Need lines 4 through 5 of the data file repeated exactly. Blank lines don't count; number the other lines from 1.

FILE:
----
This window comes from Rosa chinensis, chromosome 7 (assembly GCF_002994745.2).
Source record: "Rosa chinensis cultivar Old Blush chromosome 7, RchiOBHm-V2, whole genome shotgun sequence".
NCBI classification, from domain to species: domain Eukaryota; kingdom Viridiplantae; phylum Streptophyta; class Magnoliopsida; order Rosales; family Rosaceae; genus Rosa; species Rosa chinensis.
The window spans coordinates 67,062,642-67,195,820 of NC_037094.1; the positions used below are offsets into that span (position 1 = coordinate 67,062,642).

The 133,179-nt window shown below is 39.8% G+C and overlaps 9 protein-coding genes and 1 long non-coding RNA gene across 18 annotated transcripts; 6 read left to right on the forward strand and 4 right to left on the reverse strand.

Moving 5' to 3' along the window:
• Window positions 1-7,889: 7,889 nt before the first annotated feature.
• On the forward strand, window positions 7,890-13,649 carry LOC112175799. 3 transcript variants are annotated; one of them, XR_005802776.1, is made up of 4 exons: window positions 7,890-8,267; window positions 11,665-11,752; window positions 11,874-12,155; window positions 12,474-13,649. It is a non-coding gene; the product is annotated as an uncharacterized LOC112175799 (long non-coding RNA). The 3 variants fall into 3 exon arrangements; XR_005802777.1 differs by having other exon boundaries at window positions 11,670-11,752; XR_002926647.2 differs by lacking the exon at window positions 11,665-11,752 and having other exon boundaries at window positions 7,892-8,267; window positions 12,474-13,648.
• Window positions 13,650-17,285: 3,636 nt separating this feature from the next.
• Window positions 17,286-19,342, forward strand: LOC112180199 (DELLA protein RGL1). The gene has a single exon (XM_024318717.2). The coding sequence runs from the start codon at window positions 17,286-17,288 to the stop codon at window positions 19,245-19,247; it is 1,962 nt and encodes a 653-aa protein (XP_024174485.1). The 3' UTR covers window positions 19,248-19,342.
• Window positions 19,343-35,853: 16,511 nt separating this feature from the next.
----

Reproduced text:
The window spans coordinates 67,062,642-67,195,820 of NC_037094.1; the positions used below are offsets into that span (position 1 = coordinate 67,062,642).

The 133,179-nt window shown below is 39.8% G+C and overlaps 9 protein-coding genes and 1 long non-coding RNA gene across 18 annotated transcripts; 6 read left to right on the forward strand and 4 right to left on the reverse strand.